1. Small-Scale Combat in Southern Iraq
The US-British special forces’ operations around Iraq’s southern oil fields, reported in our previous issue, continue. According to DEBKA-Net-Weekly‘s military and intelligence sources these forces are conducting limited operations to neutralize the Iraqi military and security strength posted in or near the Iraq’s southern and eastern oil fields in the Khozistan area along the border with Iran and near the Iraqi city of Basra. Their purpose is to keep them safe from sabotage or fire by hostile elements acting for Iraq – or even by Iranians or Shiites.
US Apache and Black Hawk helicopters, together with US warplanes based in Qatar and Kuwait, are lending the ground forces air cover. For the moment, US special forces are in command of the oil fields by keeping them surrounded – albeit under orders not to interfere with production.
At the same time, as inimical forces crisscross each other’s paths, southern Iraq is beginning to assumed a surreal patchwork aspect similar to that spreading over the northern region.
(See also separate article on the northern warfront and Turkish-Kurdish feud.)
According to DEBKA-Net-Weekly‘s military sources, convoys of Iraqi reinforcements, mainly from the 4th army entrusted with defending the region, constantly cut through territory controlled by US and British special forces. For now, neither interferes with the other.
The Iraqi convoys are making for the Iraqi city and large naval base at Umm al-Qasar and the Faw Peninsula, at both of which the Iraqi High Command estimates US and British forces will stage large-scale landings by sea.
In addition to pouring troops non-stop into Kuwait, the United States has in the last ten days consigned large fleets of aircraft to four bases in Oman – Masirah, Thumrait, Seeb and Al Musnana. The aircraft include the first B-52 giant bombers to operate directly out of Gulf air bases away from home in the United States, except for those flying out of the shared US-British air and naval refueling facility on the Indian Ocean island of Diego Garcia.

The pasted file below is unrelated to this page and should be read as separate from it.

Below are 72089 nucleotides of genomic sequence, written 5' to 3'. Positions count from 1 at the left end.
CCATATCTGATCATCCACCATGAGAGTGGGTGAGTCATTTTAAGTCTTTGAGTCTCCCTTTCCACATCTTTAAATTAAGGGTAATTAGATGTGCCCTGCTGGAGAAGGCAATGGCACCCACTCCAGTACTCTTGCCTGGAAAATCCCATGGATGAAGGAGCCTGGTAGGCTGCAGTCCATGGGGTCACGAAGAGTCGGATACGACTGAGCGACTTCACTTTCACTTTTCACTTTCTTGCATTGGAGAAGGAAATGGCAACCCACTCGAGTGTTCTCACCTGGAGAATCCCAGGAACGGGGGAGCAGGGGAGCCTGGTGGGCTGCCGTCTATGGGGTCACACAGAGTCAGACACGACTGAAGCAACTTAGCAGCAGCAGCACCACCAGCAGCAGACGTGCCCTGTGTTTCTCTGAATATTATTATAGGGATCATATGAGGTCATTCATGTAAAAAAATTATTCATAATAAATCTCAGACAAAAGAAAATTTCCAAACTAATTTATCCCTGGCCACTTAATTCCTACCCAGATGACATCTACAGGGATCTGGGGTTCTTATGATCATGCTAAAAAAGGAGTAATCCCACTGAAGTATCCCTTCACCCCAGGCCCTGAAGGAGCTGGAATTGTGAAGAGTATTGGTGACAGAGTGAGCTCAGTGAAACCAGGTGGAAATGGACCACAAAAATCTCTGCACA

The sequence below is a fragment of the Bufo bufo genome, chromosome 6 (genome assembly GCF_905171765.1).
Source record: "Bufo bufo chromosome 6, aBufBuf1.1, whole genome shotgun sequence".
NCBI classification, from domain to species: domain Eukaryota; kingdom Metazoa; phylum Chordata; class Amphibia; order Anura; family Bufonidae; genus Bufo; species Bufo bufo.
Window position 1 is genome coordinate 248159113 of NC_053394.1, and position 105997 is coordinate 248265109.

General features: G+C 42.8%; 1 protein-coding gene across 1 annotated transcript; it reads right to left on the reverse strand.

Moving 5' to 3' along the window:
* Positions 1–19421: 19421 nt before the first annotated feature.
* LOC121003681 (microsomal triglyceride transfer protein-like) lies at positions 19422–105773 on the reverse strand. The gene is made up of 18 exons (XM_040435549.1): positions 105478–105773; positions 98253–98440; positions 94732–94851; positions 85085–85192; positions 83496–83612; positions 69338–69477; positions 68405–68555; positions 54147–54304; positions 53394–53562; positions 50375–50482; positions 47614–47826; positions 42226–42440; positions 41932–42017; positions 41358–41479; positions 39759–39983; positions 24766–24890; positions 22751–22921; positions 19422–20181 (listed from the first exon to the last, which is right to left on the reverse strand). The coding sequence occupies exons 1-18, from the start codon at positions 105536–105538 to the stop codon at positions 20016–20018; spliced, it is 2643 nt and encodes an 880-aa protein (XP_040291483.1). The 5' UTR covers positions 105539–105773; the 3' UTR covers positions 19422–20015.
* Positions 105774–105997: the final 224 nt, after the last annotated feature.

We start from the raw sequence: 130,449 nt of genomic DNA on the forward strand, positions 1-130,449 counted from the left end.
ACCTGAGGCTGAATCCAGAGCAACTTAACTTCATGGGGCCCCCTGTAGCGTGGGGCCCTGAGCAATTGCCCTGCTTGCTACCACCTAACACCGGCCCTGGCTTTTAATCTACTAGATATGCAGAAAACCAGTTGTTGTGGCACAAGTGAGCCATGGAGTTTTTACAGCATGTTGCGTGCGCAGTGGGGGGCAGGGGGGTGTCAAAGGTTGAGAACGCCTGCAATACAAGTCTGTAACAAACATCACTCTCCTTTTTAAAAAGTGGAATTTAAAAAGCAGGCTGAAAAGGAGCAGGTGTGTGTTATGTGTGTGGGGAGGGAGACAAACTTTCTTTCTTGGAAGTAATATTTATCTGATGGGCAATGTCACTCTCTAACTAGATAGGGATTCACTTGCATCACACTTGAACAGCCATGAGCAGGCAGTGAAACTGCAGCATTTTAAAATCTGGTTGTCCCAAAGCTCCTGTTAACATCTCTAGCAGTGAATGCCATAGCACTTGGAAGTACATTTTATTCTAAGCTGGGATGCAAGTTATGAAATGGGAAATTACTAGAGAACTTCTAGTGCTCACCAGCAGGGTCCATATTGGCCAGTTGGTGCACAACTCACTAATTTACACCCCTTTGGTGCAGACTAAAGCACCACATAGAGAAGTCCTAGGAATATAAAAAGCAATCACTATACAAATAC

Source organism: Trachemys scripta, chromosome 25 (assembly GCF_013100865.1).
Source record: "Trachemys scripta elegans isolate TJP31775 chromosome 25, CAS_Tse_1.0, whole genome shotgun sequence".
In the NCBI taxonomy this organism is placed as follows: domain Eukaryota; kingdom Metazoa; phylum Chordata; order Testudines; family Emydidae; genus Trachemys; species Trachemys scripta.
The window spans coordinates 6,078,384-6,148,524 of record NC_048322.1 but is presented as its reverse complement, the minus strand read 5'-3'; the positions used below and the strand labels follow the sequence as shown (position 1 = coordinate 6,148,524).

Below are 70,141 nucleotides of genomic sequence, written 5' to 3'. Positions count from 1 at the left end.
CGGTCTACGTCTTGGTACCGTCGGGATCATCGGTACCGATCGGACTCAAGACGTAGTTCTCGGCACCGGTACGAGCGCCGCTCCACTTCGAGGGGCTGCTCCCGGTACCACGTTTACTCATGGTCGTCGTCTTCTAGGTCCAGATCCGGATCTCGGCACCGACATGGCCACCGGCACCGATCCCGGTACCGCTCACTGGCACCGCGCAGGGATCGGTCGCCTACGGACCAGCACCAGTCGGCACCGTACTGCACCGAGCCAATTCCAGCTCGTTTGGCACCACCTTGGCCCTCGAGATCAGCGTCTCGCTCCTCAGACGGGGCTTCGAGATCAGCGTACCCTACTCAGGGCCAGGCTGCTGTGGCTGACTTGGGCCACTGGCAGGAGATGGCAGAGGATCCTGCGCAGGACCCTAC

2. Northern Front Cannot Be Activated Yet
The US war command at Camp As-Sayliyah, Qatar, may have been somewhat premature in assuring Washington that the American war force is set to go to the last man.
US commanders in northern Iraq and Turkey, especially the 4th Infantry division, have put out word that their units will need another two or three weeks before they are ready to take on the battle for northern Iraq and the Kirkuk oilfields. Formidable political and diplomatic hurdles have held up the logistics of the war preparations.
According to DEBKA-Net-Weekly‘s military sources, the 10 military camps US military engineers are erecting in southern Turkey to house troops in transit to Iraq have not gone beyond their preliminary stages of construction. Furthermore, only about eight of the 40 flights needed to ferry US troops to Turkey have taken off so far, and only on Monday, February 24, were the first of the division’s tanks unloaded at the southern Turkish port of Iskenderun.
Tanks, self-propelled artillery and other heavy equipment are coming into Ankara by train from US bases in Germany, via Eastern Europe. From Ankara, the trains and their cargo head south toward the still unfinished US camps. Since the tanks cannot ride into Iraq on their treads or negotiate Kurdistan’s mountain passes, US military planners intend to ship them to staging areas on existing Turkish and Iraqi rail lines. Some of those tracks will be upgraded or even rebuilt to handle the heavy armor.
In view of these and other difficulties, DEBKA-Net-Weekly‘s military sources report the Pentagon and Iraq war headquarters as weighing putting off the opening of the northern front. Instead of coinciding with the start of the offensive in the south and west, the north will most probably be left till last.
The most troublesome impediment slowing things down is the antagonism between Washington’s two leading war partners in the north, Turkey and the Kurds.